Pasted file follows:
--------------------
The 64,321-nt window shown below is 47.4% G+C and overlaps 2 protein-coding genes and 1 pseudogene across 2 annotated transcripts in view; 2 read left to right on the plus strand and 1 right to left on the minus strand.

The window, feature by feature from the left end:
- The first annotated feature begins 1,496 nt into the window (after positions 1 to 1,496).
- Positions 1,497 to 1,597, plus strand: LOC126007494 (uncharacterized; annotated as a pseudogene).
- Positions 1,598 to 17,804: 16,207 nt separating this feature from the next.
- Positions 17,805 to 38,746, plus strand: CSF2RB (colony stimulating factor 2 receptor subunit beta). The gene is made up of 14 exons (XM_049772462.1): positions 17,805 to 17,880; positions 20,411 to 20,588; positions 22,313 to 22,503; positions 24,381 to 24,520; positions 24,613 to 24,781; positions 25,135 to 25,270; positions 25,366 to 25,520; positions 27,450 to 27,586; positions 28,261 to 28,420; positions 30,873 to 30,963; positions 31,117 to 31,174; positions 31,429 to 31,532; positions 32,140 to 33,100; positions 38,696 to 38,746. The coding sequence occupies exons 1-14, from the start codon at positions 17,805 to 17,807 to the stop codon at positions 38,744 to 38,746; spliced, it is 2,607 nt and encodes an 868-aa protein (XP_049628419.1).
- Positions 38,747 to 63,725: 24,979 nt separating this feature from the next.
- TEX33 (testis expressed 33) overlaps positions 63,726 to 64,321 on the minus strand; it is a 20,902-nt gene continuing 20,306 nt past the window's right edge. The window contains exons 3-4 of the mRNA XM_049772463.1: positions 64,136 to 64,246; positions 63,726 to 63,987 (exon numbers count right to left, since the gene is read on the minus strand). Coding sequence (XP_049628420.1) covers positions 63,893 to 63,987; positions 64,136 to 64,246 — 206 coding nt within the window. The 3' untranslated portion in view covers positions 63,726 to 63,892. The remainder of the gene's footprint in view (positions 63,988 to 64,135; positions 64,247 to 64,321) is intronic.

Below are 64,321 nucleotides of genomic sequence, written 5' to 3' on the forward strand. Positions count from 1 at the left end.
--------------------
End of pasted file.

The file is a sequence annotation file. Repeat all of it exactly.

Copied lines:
The 64,321-nt window shown below is 47.4% G+C and overlaps 2 protein-coding genes and 1 pseudogene across 2 annotated transcripts in view; 2 read left to right on the plus strand and 1 right to left on the minus strand.

The window, feature by feature from the left end:
- The first annotated feature begins 1,496 nt into the window (after positions 1 to 1,496).
- Positions 1,497 to 1,597, plus strand: LOC126007494 (uncharacterized; annotated as a pseudogene).
- Positions 1,598 to 17,804: 16,207 nt separating this feature from the next.
- Positions 17,805 to 38,746, plus strand: CSF2RB (colony stimulating factor 2 receptor subunit beta). The gene is made up of 14 exons (XM_049772462.1): positions 17,805 to 17,880; positions 20,411 to 20,588; positions 22,313 to 22,503; positions 24,381 to 24,520; positions 24,613 to 24,781; positions 25,135 to 25,270; positions 25,366 to 25,520; positions 27,450 to 27,586; positions 28,261 to 28,420; positions 30,873 to 30,963; positions 31,117 to 31,174; positions 31,429 to 31,532; positions 32,140 to 33,100; positions 38,696 to 38,746. The coding sequence occupies exons 1-14, from the start codon at positions 17,805 to 17,807 to the stop codon at positions 38,744 to 38,746; spliced, it is 2,607 nt and encodes an 868-aa protein (XP_049628419.1).
- Positions 38,747 to 63,725: 24,979 nt separating this feature from the next.
- TEX33 (testis expressed 33) overlaps positions 63,726 to 64,321 on the minus strand; it is a 20,902-nt gene continuing 20,306 nt past the window's right edge. The window contains exons 3-4 of the mRNA XM_049772463.1: positions 64,136 to 64,246; positions 63,726 to 63,987 (exon numbers count right to left, since the gene is read on the minus strand). Coding sequence (XP_049628420.1) covers positions 63,893 to 63,987; positions 64,136 to 64,246 — 206 coding nt within the window. The 3' untranslated portion in view covers positions 63,726 to 63,892. The remainder of the gene's footprint in view (positions 63,988 to 64,135; positions 64,247 to 64,321) is intronic.

Below are 64,321 nucleotides of genomic sequence, written 5' to 3' on the forward strand. Positions count from 1 at the left end.